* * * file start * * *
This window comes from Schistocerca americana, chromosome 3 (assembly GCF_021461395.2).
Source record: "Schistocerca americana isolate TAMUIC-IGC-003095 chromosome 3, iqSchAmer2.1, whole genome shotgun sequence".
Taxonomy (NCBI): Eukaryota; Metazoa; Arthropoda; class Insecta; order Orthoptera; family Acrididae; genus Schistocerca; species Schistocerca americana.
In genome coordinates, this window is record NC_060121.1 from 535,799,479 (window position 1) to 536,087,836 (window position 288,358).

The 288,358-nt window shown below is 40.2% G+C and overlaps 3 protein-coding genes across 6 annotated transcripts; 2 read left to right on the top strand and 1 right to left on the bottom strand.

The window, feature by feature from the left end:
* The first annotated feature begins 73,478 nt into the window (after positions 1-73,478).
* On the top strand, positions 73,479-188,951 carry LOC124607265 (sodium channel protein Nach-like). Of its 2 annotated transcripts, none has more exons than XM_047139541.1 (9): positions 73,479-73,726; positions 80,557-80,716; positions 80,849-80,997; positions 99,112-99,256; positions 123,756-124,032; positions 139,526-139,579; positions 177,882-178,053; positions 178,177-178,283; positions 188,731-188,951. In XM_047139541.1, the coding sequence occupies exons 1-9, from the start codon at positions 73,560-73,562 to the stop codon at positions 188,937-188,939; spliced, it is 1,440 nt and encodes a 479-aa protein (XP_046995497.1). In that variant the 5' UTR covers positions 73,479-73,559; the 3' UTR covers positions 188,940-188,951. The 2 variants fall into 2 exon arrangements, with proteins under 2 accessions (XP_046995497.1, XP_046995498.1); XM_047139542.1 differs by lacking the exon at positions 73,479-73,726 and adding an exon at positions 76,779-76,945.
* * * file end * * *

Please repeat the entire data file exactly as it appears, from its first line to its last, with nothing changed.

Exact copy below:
This window comes from Schistocerca americana, chromosome 3 (assembly GCF_021461395.2).
Source record: "Schistocerca americana isolate TAMUIC-IGC-003095 chromosome 3, iqSchAmer2.1, whole genome shotgun sequence".
Taxonomy (NCBI): Eukaryota; Metazoa; Arthropoda; class Insecta; order Orthoptera; family Acrididae; genus Schistocerca; species Schistocerca americana.
In genome coordinates, this window is record NC_060121.1 from 535,799,479 (window position 1) to 536,087,836 (window position 288,358).

The 288,358-nt window shown below is 40.2% G+C and overlaps 3 protein-coding genes across 6 annotated transcripts; 2 read left to right on the top strand and 1 right to left on the bottom strand.

The window, feature by feature from the left end:
* The first annotated feature begins 73,478 nt into the window (after positions 1-73,478).
* On the top strand, positions 73,479-188,951 carry LOC124607265 (sodium channel protein Nach-like). Of its 2 annotated transcripts, none has more exons than XM_047139541.1 (9): positions 73,479-73,726; positions 80,557-80,716; positions 80,849-80,997; positions 99,112-99,256; positions 123,756-124,032; positions 139,526-139,579; positions 177,882-178,053; positions 178,177-178,283; positions 188,731-188,951. In XM_047139541.1, the coding sequence occupies exons 1-9, from the start codon at positions 73,560-73,562 to the stop codon at positions 188,937-188,939; spliced, it is 1,440 nt and encodes a 479-aa protein (XP_046995497.1). In that variant the 5' UTR covers positions 73,479-73,559; the 3' UTR covers positions 188,940-188,951. The 2 variants fall into 2 exon arrangements, with proteins under 2 accessions (XP_046995497.1, XP_046995498.1); XM_047139542.1 differs by lacking the exon at positions 73,479-73,726 and adding an exon at positions 76,779-76,945.